We've been fascinated by old movie theaters for as long as we can remember. There's just something about that old marquee that transports us to a time long before we were born, before megaplexes, when movie premieres were a thing and people actually got dressed up to go to see a picture. In those days, of course, our fine city was littered with hundreds of cinemas, the majority of which are now demolished. But a few have lingered, and even though most don't look anything like they did when they were first built, we're grateful that they're still around. Take, for example, 1529 Chestnut St., the former Arcadia Theater. Now it's home to a new Five Below.
We've gotten some questions in recent weeks about construction taking place at 1506-08 Spruce St., a commercial building that's struggled to keep tenants. For a long time, there was a pizza place at the corner of Hicks & Spruce. We can remember an Italian place holding down one of the retail spaces at one point. There was a lounge of some kind more recently. But more than any one tenant, we remember that the spaces here seem to have been vacant more often than not.
In the past
But vacancy won't be an issue anymore. That's because the CVS next door is expanding into the space. Of course, CVS locations come in all shapes and sizes, and in theory the bigger the better for a CVS. It's a shame that the block will lose the retail diversity, but it seems that these spaces never worked for any businesses anyway. So let's agree, something in the building is better than the revolving door we've seen.
What's most interesting to us is that the CVS will soon have a space that exceeds that of the supermarket that preceded it. Looking at old photos, we can see that the space that's now under construction was an add-on, probably built in the 1970s. We remember when this was a supermarket, but we don't go back to the Acme days.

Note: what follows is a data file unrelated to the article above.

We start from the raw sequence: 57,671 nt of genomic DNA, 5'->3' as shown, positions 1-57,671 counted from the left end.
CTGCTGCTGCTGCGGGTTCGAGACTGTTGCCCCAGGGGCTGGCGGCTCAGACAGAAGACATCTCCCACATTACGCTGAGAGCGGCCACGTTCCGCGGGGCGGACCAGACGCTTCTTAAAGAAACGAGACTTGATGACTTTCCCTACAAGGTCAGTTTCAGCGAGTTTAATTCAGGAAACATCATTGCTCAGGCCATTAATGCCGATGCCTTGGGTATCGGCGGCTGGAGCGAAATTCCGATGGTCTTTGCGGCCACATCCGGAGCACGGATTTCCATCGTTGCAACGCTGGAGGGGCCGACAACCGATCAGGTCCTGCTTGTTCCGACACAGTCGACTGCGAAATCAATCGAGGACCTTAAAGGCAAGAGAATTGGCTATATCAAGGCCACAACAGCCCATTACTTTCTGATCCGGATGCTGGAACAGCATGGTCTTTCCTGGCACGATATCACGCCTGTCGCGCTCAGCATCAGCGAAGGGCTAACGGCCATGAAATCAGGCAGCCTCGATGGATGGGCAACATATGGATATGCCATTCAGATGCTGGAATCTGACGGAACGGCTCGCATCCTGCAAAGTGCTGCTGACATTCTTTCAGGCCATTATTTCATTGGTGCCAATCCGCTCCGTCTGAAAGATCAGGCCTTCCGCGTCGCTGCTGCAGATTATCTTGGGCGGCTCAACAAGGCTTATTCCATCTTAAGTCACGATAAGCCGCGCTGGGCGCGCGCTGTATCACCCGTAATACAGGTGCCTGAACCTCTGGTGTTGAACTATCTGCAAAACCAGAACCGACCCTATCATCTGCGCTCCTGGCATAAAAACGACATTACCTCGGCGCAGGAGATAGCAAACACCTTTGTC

When we last checked in on the McIlhenny Mansion at 1914-16 Rittenhouse Square St., owner Bart Blatstein had gotten approvals from the Historical Commission to demolish a curved one-story facade at 1916 Rittenhouse Square and replace it with a four-story addition. The project also included the demolition of the actual mansion but the preservation of its historic facade. Looking at the property today, we can see that all of the demolition has indeed occurred. Since there's nothing behind the old facade, the steel supports are still in place.
Historic facade remains
If you take a closer look at the property in its current state, you can see the foundation work is done. And holy crap, is it ever a deep foundation.
In the core Center City neighborhoods, it's intuitive that we don't see the same development activity that we see in neighborhoods like Brewerytown, Francisville, and Kensington. So when there are three projects to mention on a single block in the Rittenhouse neighborhood, it's quite an unexpected treat. But that's just what we're considering today on the 2100 block of Walnut Street. Let's move west to east, shall we?
Walnut Estates, coming soon at 22nd & Walnut
The southeast corner of 22nd & Walnut was, for many years, a surface parking lot. Last fall, we told you about plans to redevelop the parcel, first expecting six new homes then learning about plans for five homes and a mixed-use building on the corner. In the time that's passed, the parking lot has been closed (another one bites the dust!), and a hole has appeared at the site. The developers have dubbed the project Walnut Estates, and the project website shows impressive floorplans for the five homes. Each will have an elevator, 5,000 sqft of living space, and an appropriately high price tag. The taller building at the corner will have condos and a commercial space downstairs.
For many years, Walnut Street has been Center City's ritziest commercial corridor, the place that every high-end retailer wants to sell their wares. Still, a few holdouts have stubbornly remained, resembling a sore thumb more and more as time has passed. Several tenants at the attractive building at 1501 Walnut St. were holdovers from another era, with a small corner store holding down the corner of 15th & Walnut and then a tailor shop and a shoe repair place as you went up 15th Street.
In the past
But time she is a cruel mistress, and change is the only constant. Last year, PREIT bought the building, and all of those businesses are now but a memory. If you pass by the building today, you'll see that the first and second floors have been gutted. Looking at the old storefronts and window treatments, you'll agree that this is a good thing.